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Here are the countries that have banned a VPN

Starting to think about your holiday plans? Here are the countries that have banned VPN services.

In this day and age, the majority of our daily lives centre around being online, which means we part with plenty of personally identifiable information, without even realising it. Both at home and when abroad for business or pleasure, it’s vital we protect our online activity from those with malicious intent. While many people opt to use a VPN to encrypt their connection,

From sharing life-updates and images on social media to submitting banking and payment information and even sensitive information over email, we need to protect ourselves online. However, in some countries, using a VPN service could land you with a hefty fine, or even imprisonment; with this in mind, we felt it was important to make you aware which countries aren’t fans of VPNs to avoid landing in hot water.

Or jail. ‘Or jail’ – two words guaranteed to make you sit up and pay attention. Before we start – some of the countries listed might not come as a surprise AT ALL.


Which countries have banned VPNs?


The Chinese Government are known for heavily regulating and censoring the internet, and Facebook, YouTube and Google are all forbidden, along with a long list of other websites. From within mainland China, you can only access Government-approved content, everything else is blocked in an attempt to regulate cross-border data flow.

The Chinese Government realised that individuals could use VPNs to get past the ‘great firewall of China’ and subsequently banned the use of VPN services by calling on ISPs to block server access to VPN businesses.

Punishments can vary between provinces, with Chongqing fining users of virtual private networks $2,210. While not necessarily considered ‘illegal’, a user must be registered with the government before they can use a VPN and they will relinquish their right to a VPN’s associated privacy, and their usage will be monitored.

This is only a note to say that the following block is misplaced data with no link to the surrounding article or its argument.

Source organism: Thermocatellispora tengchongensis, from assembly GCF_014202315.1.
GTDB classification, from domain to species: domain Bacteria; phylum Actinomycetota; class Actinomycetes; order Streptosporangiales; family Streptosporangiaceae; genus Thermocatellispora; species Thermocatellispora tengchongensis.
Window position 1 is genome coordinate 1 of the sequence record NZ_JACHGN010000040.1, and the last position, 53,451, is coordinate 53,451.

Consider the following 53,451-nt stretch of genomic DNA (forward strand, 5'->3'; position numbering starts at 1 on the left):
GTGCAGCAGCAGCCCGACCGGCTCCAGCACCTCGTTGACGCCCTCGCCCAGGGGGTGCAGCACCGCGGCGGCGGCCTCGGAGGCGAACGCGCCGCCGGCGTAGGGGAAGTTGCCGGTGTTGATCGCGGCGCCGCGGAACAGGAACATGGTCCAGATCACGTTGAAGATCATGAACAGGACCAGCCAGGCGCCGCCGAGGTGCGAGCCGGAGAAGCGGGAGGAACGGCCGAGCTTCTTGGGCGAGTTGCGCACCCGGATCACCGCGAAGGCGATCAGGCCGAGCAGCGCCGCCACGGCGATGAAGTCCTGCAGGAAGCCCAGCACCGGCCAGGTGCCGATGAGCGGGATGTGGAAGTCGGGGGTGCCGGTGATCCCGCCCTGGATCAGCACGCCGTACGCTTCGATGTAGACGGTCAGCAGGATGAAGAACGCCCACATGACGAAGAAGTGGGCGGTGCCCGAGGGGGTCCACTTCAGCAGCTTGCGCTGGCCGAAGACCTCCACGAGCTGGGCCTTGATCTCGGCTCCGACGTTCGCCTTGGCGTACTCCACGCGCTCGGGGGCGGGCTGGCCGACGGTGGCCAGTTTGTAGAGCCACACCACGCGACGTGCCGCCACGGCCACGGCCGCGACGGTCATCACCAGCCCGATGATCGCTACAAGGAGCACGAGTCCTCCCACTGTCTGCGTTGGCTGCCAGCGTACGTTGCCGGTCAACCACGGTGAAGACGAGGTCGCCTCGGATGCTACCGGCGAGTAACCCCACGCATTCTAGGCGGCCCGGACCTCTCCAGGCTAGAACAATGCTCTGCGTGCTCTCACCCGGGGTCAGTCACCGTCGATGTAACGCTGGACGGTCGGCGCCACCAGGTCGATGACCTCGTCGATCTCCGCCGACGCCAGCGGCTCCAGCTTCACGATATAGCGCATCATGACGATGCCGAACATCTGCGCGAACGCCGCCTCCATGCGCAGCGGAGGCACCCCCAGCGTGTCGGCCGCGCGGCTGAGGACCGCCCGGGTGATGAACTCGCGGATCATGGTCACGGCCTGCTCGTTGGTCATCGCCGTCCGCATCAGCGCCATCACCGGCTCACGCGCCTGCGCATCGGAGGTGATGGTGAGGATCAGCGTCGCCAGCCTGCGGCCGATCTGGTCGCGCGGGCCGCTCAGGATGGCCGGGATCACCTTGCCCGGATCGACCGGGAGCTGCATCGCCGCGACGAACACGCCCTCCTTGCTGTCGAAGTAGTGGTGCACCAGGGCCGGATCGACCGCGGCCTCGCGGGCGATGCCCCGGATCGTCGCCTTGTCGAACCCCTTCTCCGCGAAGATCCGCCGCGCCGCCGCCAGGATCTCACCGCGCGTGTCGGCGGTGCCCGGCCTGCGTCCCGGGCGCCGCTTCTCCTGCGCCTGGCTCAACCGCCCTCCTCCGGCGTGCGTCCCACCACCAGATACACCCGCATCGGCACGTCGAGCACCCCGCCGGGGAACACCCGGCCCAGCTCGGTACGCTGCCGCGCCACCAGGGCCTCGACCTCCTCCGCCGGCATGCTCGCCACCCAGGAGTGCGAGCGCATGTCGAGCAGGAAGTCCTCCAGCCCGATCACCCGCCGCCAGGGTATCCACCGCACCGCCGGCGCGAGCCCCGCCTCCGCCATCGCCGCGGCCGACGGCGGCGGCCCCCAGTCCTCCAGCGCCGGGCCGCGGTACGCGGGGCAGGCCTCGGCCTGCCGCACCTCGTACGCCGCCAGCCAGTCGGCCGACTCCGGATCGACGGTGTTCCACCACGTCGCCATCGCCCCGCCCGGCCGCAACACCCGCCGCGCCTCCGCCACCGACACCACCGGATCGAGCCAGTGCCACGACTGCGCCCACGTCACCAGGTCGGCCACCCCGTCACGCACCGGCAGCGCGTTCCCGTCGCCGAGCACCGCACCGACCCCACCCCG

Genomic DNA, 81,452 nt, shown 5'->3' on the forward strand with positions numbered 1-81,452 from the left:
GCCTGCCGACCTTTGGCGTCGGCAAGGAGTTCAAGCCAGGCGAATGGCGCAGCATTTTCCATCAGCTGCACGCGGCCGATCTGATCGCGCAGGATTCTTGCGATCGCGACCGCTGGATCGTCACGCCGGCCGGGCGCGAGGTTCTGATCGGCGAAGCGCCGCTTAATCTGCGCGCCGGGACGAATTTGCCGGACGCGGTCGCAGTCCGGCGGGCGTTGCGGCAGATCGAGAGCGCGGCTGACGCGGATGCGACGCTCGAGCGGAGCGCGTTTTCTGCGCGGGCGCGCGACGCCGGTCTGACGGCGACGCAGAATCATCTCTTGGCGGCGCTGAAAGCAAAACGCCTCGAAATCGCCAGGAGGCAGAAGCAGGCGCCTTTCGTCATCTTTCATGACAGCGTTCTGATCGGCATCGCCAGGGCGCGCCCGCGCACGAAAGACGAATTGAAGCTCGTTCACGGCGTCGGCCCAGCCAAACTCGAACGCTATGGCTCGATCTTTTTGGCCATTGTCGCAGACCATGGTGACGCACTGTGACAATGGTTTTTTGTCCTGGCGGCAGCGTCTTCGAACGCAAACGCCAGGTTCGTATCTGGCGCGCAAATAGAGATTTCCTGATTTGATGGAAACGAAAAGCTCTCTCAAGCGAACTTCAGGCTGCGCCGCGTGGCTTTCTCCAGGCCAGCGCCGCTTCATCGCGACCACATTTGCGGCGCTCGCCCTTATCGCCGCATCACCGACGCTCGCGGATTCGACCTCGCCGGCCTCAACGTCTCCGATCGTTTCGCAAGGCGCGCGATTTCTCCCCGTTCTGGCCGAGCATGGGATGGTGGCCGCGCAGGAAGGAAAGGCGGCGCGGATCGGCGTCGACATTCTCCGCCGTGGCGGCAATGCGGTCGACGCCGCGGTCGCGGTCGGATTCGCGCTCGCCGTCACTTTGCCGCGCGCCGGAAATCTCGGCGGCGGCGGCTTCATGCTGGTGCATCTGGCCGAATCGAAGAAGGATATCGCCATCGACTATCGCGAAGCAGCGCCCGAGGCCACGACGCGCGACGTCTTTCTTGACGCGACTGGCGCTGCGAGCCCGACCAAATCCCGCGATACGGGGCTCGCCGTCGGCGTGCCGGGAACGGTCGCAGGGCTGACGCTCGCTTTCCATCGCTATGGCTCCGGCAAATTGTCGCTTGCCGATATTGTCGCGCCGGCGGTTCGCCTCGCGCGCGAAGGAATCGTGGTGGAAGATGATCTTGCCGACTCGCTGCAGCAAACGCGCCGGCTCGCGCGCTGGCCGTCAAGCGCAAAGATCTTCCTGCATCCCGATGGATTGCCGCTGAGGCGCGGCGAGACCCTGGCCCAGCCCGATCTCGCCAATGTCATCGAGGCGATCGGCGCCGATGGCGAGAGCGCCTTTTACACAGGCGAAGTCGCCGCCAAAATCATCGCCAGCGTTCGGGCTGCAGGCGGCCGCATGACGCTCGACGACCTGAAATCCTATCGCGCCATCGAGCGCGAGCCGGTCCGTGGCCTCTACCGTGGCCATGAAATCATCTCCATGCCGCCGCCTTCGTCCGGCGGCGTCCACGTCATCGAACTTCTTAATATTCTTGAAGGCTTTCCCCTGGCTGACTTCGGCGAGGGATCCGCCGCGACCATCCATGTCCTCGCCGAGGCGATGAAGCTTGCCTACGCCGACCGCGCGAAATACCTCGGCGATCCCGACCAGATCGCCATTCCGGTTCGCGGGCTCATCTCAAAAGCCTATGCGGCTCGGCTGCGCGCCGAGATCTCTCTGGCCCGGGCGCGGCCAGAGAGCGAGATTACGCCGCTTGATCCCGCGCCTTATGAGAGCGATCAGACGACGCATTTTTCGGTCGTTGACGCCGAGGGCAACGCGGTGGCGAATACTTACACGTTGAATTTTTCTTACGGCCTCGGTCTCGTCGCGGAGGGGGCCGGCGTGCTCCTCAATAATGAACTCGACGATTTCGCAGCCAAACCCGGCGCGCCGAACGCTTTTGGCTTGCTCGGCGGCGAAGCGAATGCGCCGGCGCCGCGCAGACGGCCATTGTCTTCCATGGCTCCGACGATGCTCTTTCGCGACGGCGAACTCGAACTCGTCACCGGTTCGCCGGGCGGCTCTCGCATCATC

1-10 how surprised are you that Russia has banned VPNs? It’s never been known as a state that encourages freedom or views that aren’t aligned with those of the Russian government.

In November 2017, Vladmir Putin exercised his right as president to impose restrictions on tools and services that enable proxy avoidance, included in this law are VPNs and anonymous proxy servers. True to form, this band has been put in place to control access to news, information and other content that is considered unacceptable by those in power.

North Korea

Do we need to clearly state that VPNs are banned in North Korea? Probably not.

Another country not known for its relaxed approach to the freedom of its citizens, in fact North Korea is one of the most extreme countries in the world when it comes to control on internet communications. Citizens are barely allowed access to the internet at all, and it seems that its only government employees that make up the 0.3% of people that access the internet.

However, its not all doom and gloom, if you find yourself in North Korea and wanting to access some web content then you can take yourself over to the government run intranet, consisting of 28 websites including a ‘foodie’ website, insurance company and sports site.

Given the extent of punishments and penalties issued by the states for other ‘crimes’, we wouldn’t like to speculate the penalty for being caught using a VPN.


Despite being free from the dictating regime of Saddam Hussein, Iraq has failed to become stable, due to the presence of ISIS.

The terror cell is known for their use of social media in recruitment efforts, and to spread propaganda. It an attempt to prevent this, the Iraqi government blocked access to social media platforms Facebook, YouTube, Twitter and search engine giant, Google.

In a country where the internet has previously been banned entirely, you can use common sense to identify the fact that VPNs are banned, and should you be caught using one to access blocked content then we can imagine that the penalty would be far from pleasant.